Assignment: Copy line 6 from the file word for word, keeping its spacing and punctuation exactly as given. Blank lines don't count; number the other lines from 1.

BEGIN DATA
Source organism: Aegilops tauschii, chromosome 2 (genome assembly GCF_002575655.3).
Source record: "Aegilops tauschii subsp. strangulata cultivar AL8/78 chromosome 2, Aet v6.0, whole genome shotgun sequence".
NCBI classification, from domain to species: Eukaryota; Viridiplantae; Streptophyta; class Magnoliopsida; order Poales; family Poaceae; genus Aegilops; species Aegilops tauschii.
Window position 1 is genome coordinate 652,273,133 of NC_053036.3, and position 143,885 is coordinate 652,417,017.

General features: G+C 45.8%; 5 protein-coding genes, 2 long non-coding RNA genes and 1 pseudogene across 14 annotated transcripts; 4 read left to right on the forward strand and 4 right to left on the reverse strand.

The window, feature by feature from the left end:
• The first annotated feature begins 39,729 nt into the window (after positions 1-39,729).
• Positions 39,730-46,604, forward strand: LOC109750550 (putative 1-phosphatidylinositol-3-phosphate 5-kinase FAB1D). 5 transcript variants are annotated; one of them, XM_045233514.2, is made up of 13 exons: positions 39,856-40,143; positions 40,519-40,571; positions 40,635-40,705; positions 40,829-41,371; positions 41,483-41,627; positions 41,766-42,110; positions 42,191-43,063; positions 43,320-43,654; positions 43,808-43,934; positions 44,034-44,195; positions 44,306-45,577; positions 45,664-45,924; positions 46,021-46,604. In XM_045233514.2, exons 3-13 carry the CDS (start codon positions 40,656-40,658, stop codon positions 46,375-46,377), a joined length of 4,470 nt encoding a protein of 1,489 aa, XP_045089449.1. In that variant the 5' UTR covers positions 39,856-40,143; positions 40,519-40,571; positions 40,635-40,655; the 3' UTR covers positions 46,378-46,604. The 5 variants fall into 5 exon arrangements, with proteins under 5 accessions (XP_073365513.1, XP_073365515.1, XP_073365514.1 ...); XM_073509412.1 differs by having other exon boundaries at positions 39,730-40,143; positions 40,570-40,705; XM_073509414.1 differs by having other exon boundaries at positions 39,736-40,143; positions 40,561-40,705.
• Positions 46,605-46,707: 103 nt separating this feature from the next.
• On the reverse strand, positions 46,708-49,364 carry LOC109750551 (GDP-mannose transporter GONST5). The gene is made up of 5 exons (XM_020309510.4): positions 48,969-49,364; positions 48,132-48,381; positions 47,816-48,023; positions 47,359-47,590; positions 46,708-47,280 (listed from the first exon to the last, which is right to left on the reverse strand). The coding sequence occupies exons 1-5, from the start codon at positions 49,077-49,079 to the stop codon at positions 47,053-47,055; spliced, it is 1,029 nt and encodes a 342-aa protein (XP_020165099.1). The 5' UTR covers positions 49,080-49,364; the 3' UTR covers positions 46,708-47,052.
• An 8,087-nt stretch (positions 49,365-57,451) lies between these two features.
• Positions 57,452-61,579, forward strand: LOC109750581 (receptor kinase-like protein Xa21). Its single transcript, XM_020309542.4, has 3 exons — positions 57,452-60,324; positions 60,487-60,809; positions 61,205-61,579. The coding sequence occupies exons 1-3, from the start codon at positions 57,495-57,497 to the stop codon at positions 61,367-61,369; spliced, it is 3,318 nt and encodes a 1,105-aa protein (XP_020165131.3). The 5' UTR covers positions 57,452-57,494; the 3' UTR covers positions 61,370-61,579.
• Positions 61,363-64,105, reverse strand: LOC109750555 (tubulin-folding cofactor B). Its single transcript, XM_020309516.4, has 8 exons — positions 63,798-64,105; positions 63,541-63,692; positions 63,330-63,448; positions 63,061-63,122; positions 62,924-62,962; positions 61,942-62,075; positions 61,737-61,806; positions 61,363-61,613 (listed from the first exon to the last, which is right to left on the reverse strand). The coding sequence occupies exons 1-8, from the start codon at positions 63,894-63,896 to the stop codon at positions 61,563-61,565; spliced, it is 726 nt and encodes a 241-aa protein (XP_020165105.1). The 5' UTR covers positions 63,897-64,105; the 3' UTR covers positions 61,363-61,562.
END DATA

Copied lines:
The window, feature by feature from the left end: